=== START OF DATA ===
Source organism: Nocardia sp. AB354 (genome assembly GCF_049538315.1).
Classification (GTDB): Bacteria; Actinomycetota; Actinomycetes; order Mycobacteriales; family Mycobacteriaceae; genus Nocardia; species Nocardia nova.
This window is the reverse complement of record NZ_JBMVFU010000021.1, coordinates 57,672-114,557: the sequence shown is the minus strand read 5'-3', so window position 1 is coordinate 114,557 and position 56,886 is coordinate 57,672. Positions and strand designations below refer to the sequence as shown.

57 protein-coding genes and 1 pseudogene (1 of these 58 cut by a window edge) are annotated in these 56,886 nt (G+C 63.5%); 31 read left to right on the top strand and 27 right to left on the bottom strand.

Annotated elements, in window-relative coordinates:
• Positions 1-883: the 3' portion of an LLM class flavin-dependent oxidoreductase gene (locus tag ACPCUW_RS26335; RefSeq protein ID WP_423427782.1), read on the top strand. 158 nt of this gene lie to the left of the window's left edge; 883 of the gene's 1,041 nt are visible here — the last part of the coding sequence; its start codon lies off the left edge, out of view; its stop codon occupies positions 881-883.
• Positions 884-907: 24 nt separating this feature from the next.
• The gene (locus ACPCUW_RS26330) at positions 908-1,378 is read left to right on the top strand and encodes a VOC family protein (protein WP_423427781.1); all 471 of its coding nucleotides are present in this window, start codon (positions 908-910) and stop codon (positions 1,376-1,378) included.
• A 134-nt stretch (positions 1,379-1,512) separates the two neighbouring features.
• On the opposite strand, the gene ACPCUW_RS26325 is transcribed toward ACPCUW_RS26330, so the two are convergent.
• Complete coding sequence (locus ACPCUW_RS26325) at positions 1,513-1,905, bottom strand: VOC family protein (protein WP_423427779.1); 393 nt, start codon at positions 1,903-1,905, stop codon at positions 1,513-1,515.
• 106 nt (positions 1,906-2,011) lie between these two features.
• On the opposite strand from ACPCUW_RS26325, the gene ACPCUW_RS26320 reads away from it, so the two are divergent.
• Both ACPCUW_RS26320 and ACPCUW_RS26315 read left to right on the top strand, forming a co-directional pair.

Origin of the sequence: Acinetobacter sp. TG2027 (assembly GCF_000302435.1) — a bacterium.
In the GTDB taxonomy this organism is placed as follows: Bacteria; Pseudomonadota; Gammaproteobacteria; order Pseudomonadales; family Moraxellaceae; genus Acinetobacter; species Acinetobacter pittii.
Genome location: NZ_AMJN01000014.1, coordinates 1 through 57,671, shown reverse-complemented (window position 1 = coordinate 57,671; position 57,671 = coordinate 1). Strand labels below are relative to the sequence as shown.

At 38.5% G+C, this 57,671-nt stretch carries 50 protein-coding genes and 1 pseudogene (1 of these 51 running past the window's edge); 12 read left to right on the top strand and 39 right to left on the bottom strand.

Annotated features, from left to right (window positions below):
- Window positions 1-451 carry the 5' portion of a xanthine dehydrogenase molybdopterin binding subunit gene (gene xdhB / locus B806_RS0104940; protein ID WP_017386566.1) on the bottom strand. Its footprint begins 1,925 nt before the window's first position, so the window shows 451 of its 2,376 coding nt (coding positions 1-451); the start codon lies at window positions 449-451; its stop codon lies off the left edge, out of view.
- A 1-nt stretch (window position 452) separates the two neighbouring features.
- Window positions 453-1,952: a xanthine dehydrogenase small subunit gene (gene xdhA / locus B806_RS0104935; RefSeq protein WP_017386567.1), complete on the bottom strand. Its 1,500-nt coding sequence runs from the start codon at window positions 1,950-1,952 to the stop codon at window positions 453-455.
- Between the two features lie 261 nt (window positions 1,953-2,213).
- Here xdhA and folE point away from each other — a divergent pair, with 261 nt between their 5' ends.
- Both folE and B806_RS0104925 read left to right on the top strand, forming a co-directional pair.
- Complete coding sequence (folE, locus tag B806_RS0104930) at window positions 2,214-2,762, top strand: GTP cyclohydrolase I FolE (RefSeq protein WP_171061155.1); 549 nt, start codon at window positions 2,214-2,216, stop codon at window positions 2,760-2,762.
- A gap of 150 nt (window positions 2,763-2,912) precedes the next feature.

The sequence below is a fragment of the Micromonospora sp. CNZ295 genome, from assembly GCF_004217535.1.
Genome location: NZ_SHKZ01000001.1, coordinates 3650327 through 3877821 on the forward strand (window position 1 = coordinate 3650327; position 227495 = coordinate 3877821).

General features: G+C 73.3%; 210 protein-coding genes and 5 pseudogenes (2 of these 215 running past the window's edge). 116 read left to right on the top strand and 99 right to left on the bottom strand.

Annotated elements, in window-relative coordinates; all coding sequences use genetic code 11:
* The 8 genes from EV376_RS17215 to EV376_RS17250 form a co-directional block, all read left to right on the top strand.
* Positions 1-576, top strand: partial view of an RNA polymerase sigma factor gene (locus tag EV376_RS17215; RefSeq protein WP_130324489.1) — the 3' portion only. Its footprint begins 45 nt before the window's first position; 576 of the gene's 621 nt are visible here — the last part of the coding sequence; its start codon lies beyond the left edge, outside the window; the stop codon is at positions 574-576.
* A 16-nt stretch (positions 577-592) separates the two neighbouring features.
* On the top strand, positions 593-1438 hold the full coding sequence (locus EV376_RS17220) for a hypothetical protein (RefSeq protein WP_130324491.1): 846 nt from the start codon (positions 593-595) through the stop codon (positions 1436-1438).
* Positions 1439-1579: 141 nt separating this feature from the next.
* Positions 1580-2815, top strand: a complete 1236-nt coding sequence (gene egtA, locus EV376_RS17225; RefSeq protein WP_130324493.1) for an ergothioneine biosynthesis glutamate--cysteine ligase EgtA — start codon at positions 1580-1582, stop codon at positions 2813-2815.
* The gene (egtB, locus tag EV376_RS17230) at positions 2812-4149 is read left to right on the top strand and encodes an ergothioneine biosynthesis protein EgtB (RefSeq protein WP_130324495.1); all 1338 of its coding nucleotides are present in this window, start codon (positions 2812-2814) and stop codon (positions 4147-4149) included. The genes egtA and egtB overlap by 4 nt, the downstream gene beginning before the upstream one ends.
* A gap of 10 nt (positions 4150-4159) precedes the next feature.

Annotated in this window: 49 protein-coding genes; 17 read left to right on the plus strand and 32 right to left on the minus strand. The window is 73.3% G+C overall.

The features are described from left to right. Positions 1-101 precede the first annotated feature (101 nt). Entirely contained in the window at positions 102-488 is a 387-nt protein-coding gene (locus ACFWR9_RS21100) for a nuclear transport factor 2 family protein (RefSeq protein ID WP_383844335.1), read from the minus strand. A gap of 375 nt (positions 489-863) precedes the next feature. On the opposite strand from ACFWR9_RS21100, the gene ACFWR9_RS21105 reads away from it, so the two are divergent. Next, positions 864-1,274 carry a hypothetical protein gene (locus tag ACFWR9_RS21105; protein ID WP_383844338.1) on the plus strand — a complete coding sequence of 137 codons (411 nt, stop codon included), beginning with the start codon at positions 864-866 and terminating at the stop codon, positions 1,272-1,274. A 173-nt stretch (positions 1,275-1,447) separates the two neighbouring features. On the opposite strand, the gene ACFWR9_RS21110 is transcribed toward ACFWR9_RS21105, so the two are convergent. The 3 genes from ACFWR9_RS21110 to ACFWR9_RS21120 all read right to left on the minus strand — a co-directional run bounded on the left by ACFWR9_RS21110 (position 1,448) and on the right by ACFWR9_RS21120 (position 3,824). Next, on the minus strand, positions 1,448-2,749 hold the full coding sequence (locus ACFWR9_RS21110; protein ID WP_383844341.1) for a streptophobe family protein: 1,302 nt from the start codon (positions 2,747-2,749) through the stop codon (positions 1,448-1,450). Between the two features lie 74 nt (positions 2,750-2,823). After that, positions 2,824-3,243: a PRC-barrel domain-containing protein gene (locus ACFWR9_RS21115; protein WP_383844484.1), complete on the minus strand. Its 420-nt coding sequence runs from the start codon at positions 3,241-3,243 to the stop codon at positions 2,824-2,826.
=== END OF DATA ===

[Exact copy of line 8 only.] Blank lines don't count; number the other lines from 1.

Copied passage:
• The gene (locus ACPCUW_RS26330) at positions 908-1,378 is read left to right on the top strand and encodes a VOC family protein (protein WP_423427781.1); all 471 of its coding nucleotides are present in this window, start codon (positions 908-910) and stop codon (positions 1,376-1,378) included.